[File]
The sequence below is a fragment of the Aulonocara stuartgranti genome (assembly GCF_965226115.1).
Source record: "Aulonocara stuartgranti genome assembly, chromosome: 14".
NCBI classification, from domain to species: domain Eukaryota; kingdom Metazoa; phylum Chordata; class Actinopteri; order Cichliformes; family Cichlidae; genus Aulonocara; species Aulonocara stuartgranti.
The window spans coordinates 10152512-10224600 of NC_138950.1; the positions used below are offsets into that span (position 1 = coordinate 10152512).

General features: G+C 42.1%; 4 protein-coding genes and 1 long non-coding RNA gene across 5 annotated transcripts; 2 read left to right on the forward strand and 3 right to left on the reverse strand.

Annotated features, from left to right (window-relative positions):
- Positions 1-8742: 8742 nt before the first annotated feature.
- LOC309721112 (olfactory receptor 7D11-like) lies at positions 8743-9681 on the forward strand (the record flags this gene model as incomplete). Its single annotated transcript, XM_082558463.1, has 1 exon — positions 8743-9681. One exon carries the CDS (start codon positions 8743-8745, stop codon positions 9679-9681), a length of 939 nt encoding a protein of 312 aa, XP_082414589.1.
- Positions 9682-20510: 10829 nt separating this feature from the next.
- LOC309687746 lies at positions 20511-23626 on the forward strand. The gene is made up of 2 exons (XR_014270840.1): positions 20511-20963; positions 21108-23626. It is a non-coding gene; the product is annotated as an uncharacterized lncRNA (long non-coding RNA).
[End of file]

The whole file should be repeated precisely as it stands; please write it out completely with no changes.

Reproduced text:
The sequence below is a fragment of the Aulonocara stuartgranti genome (assembly GCF_965226115.1).
Source record: "Aulonocara stuartgranti genome assembly, chromosome: 14".
NCBI classification, from domain to species: domain Eukaryota; kingdom Metazoa; phylum Chordata; class Actinopteri; order Cichliformes; family Cichlidae; genus Aulonocara; species Aulonocara stuartgranti.
The window spans coordinates 10152512-10224600 of NC_138950.1; the positions used below are offsets into that span (position 1 = coordinate 10152512).

General features: G+C 42.1%; 4 protein-coding genes and 1 long non-coding RNA gene across 5 annotated transcripts; 2 read left to right on the forward strand and 3 right to left on the reverse strand.

Annotated features, from left to right (window-relative positions):
- Positions 1-8742: 8742 nt before the first annotated feature.
- LOC309721112 (olfactory receptor 7D11-like) lies at positions 8743-9681 on the forward strand (the record flags this gene model as incomplete). Its single annotated transcript, XM_082558463.1, has 1 exon — positions 8743-9681. One exon carries the CDS (start codon positions 8743-8745, stop codon positions 9679-9681), a length of 939 nt encoding a protein of 312 aa, XP_082414589.1.
- Positions 9682-20510: 10829 nt separating this feature from the next.
- LOC309687746 lies at positions 20511-23626 on the forward strand. The gene is made up of 2 exons (XR_014270840.1): positions 20511-20963; positions 21108-23626. It is a non-coding gene; the product is annotated as an uncharacterized lncRNA (long non-coding RNA).